Biden’s infrastructure plan seeks to solve longstanding problem with the internet, but will face familiar opposition

President Biden’s proposed $2 trillion infrastructure plan seeks to do for the internet what it also promises to do for the nation’s decaying bridges, roads, ports, airports and transit systems: Ensure safe access to necessary services.

The “digital divide” was accentuated during the coronavirus pandemic, as children unable to connect to online classes — especially in households with brothers or sisters doing the same — were left behind. The American Jobs Plan promises roughly $100 billion over 8 years to bring high-speed broadband to the masses, especially in rural America, which every president since Ronald Reagan has vowed to help connect to faster telecommunications services.

The Biden administration intends to give broadband subsidies to local governments, non-profits and cooperatives, but faces resistance from an antagonist that has also promised to help close the digital divide through multiple presidential administrations: The telecommunications industry. AT&T Inc.
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and their trade associations argue the focus should be on encouraging more private investment.

The administration “risks taking a serious wrong turn in discarding decades of successful policy by suggesting that the government is better suited than private-sector technologists to build and operate the internet,” said Michael Powell, president of the cable trade group NCTA, which represents Comcast and Charter Communications Inc.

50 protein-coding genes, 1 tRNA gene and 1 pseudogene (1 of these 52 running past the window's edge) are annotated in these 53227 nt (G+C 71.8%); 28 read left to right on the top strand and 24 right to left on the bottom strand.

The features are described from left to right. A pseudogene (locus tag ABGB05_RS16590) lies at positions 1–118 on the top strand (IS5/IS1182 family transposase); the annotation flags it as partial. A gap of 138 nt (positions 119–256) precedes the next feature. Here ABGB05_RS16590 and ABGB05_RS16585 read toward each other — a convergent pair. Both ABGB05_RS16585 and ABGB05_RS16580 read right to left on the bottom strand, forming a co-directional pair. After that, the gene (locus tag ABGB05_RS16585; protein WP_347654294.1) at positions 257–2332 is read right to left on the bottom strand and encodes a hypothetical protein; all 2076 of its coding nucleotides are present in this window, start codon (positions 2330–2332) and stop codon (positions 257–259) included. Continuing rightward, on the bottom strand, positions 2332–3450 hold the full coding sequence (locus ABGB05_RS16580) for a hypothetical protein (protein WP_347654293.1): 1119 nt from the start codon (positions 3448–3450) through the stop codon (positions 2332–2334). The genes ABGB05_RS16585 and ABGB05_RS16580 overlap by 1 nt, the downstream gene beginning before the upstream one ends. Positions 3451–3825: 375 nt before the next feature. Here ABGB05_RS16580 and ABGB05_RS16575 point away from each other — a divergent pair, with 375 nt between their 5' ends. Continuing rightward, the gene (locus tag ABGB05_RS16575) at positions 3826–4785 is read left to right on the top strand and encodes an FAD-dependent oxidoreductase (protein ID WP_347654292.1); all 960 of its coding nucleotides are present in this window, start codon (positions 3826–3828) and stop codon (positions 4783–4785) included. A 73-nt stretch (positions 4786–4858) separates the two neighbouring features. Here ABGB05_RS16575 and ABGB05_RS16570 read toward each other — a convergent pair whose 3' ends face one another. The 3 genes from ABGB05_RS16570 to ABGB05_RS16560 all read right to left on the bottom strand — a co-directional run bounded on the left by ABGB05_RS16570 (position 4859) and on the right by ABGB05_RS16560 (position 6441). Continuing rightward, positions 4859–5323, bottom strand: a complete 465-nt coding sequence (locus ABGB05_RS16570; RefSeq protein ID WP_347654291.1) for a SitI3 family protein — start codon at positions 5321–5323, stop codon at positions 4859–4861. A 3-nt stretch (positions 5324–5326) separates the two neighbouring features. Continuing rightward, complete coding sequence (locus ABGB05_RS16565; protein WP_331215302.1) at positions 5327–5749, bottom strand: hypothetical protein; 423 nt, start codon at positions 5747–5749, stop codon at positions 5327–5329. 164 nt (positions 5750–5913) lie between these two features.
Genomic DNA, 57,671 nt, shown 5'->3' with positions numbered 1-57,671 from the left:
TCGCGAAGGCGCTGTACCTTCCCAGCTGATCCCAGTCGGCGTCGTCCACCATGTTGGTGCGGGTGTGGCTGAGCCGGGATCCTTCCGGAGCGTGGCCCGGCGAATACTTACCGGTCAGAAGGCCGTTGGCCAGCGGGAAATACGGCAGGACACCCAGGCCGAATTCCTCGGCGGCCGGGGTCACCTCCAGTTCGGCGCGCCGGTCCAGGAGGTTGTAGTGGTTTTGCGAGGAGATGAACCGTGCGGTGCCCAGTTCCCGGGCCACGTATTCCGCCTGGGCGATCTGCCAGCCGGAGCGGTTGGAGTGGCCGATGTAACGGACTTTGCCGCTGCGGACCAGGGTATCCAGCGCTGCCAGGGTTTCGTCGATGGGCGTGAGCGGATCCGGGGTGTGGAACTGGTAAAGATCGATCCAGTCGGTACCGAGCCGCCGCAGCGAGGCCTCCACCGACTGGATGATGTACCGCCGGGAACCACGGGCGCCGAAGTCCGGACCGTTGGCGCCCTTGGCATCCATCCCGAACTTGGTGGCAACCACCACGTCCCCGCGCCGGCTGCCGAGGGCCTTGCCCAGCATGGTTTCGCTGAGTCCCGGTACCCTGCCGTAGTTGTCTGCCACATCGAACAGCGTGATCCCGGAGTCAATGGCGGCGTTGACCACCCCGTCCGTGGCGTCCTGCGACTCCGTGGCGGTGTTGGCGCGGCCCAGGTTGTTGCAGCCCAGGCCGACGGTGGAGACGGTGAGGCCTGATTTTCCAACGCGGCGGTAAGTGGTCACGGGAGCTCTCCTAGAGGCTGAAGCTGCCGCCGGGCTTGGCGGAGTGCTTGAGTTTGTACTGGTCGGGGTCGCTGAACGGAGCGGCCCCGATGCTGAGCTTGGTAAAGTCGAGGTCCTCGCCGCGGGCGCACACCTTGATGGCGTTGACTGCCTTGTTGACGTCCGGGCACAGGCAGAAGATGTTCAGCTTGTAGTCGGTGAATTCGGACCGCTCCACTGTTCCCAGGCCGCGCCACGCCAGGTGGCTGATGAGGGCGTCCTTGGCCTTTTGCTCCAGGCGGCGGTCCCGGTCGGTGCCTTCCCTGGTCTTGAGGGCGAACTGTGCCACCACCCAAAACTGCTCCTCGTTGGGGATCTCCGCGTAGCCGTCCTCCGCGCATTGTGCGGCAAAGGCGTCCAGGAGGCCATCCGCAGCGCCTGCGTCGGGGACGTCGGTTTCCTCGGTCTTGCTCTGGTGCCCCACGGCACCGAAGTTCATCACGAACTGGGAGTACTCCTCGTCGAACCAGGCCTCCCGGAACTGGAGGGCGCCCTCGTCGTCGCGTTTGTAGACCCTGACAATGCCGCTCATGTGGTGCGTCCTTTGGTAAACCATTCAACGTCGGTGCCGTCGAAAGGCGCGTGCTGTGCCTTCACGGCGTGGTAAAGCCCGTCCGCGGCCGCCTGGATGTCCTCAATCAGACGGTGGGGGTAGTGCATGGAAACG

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Pushback was inevitable, tech executives say, after years of cable companies and trade associations like NCTA lobbying on rural broadband after investing billions of dollars into expansion efforts.

“The typical approach of large industry is that government is intruding,” Nathan Johnson, co-chief executive of wireless service company TruConnect Communications Inc., told MarketWatch. “Their attitude is ‘Stay out of our business.’ They view certain regions [especially the Midwest] as theirs. The feeling is they already have fiber in the ground, and don’t want to compete with a free solution.”

Republican pushback

Biden is also facing specific pushback to the internet funding from Republicans. Sen. Roger Wicker of Mississippi, the top GOP member on the important Commerce Committee, said Biden’s broadband proposal “opens the door for duplication and overbuilding.” The ranking Republican of the House Energy and Commerce Committee also spoke against the funding.

“President Biden is poised to waste billions of dollars and hurt private investment in our networks without actually closing the digital divide,” said Rep. Cathy McMorris Rodgers of Washington.

The GOP has long championed funding expanded internet access. The false starts and unfulfilled dreams of connecting America’s rural areas harken back more than 30 years to the days of the late Sen. Conrad Burns, a Montana Republican who vowed to bring high-speed internet to America’s hinterlands.

Consider the plight of Lifeline, a federal program conceived in the mid-1980s by the Reagan administration to bring subsidized phones — and, later, mobile and broadband services — to every household. Even though 33.5 million low-income Americans are eligible for subsidized — even free — cell phones and internet access courtesy of Lifeline, barely 20{0793a87f845eb44b99477bd66e6e65c596d083bdd527c3ff91552a70105bd9eb} receive it because the Federal Communications Commission and Congress have “slowly chipped away its budget,” TruConnect co-CEO Matthew Johnson said.

Just 15 years ago, then-President George W. Bush said the U.S. “needs a national goal for broadband technology, for the spread of broadband technology. We ought to have a universal, affordable access for broadband technology by the year 2007.”

Former President Donald Trump fleetingly made increasing broadband-internet access a major piece of his infrastructure plan. In 2019, Trump agreed to a $2 trillion infrastructure deal with congressional Democrats before the agreement crumbled.